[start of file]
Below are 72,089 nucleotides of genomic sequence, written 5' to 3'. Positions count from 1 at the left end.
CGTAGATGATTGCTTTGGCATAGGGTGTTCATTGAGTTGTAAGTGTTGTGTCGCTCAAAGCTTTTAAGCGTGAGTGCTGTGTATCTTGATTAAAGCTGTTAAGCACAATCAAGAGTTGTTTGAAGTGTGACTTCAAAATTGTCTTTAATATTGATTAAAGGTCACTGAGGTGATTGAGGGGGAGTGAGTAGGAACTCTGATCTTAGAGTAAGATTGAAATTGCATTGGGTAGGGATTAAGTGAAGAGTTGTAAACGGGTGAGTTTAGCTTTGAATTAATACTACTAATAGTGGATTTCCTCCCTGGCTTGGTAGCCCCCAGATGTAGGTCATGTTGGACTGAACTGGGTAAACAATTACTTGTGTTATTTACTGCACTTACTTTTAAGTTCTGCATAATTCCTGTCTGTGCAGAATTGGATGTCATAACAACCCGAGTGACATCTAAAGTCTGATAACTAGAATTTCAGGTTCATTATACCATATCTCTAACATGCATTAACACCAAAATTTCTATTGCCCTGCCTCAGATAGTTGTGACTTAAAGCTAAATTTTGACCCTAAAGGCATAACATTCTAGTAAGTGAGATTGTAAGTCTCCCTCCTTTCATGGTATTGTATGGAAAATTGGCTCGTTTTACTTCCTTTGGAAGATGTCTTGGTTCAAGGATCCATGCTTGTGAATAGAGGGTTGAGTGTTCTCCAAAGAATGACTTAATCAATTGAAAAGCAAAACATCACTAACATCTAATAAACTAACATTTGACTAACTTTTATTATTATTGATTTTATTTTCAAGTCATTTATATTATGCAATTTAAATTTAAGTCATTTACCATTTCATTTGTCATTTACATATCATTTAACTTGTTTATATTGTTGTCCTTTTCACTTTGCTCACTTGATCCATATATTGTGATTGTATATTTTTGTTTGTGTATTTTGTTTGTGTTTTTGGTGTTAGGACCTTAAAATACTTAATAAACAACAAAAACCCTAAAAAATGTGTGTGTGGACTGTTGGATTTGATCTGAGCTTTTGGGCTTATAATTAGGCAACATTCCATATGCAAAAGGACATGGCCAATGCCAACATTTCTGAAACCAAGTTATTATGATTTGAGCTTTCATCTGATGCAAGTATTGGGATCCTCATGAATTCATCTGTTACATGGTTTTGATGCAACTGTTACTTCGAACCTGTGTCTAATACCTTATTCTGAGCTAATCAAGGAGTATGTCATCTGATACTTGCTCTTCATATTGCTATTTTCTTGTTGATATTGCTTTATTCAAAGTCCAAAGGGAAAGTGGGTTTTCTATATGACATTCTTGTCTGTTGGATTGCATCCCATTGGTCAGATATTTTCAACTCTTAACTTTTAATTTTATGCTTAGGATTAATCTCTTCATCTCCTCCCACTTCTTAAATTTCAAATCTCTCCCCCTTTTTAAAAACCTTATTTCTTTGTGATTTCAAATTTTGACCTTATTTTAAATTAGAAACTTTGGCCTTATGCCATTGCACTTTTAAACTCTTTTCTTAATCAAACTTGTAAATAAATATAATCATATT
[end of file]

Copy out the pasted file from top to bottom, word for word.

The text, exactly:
Below are 72,089 nucleotides of genomic sequence, written 5' to 3'. Positions count from 1 at the left end.
CGTAGATGATTGCTTTGGCATAGGGTGTTCATTGAGTTGTAAGTGTTGTGTCGCTCAAAGCTTTTAAGCGTGAGTGCTGTGTATCTTGATTAAAGCTGTTAAGCACAATCAAGAGTTGTTTGAAGTGTGACTTCAAAATTGTCTTTAATATTGATTAAAGGTCACTGAGGTGATTGAGGGGGAGTGAGTAGGAACTCTGATCTTAGAGTAAGATTGAAATTGCATTGGGTAGGGATTAAGTGAAGAGTTGTAAACGGGTGAGTTTAGCTTTGAATTAATACTACTAATAGTGGATTTCCTCCCTGGCTTGGTAGCCCCCAGATGTAGGTCATGTTGGACTGAACTGGGTAAACAATTACTTGTGTTATTTACTGCACTTACTTTTAAGTTCTGCATAATTCCTGTCTGTGCAGAATTGGATGTCATAACAACCCGAGTGACATCTAAAGTCTGATAACTAGAATTTCAGGTTCATTATACCATATCTCTAACATGCATTAACACCAAAATTTCTATTGCCCTGCCTCAGATAGTTGTGACTTAAAGCTAAATTTTGACCCTAAAGGCATAACATTCTAGTAAGTGAGATTGTAAGTCTCCCTCCTTTCATGGTATTGTATGGAAAATTGGCTCGTTTTACTTCCTTTGGAAGATGTCTTGGTTCAAGGATCCATGCTTGTGAATAGAGGGTTGAGTGTTCTCCAAAGAATGACTTAATCAATTGAAAAGCAAAACATCACTAACATCTAATAAACTAACATTTGACTAACTTTTATTATTATTGATTTTATTTTCAAGTCATTTATATTATGCAATTTAAATTTAAGTCATTTACCATTTCATTTGTCATTTACATATCATTTAACTTGTTTATATTGTTGTCCTTTTCACTTTGCTCACTTGATCCATATATTGTGATTGTATATTTTTGTTTGTGTATTTTGTTTGTGTTTTTGGTGTTAGGACCTTAAAATACTTAATAAACAACAAAAACCCTAAAAAATGTGTGTGTGGACTGTTGGATTTGATCTGAGCTTTTGGGCTTATAATTAGGCAACATTCCATATGCAAAAGGACATGGCCAATGCCAACATTTCTGAAACCAAGTTATTATGATTTGAGCTTTCATCTGATGCAAGTATTGGGATCCTCATGAATTCATCTGTTACATGGTTTTGATGCAACTGTTACTTCGAACCTGTGTCTAATACCTTATTCTGAGCTAATCAAGGAGTATGTCATCTGATACTTGCTCTTCATATTGCTATTTTCTTGTTGATATTGCTTTATTCAAAGTCCAAAGGGAAAGTGGGTTTTCTATATGACATTCTTGTCTGTTGGATTGCATCCCATTGGTCAGATATTTTCAACTCTTAACTTTTAATTTTATGCTTAGGATTAATCTCTTCATCTCCTCCCACTTCTTAAATTTCAAATCTCTCCCCCTTTTTAAAAACCTTATTTCTTTGTGATTTCAAATTTTGACCTTATTTTAAATTAGAAACTTTGGCCTTATGCCATTGCACTTTTAAACTCTTTTCTTAATCAAACTTGTAAATAAATATAATCATATT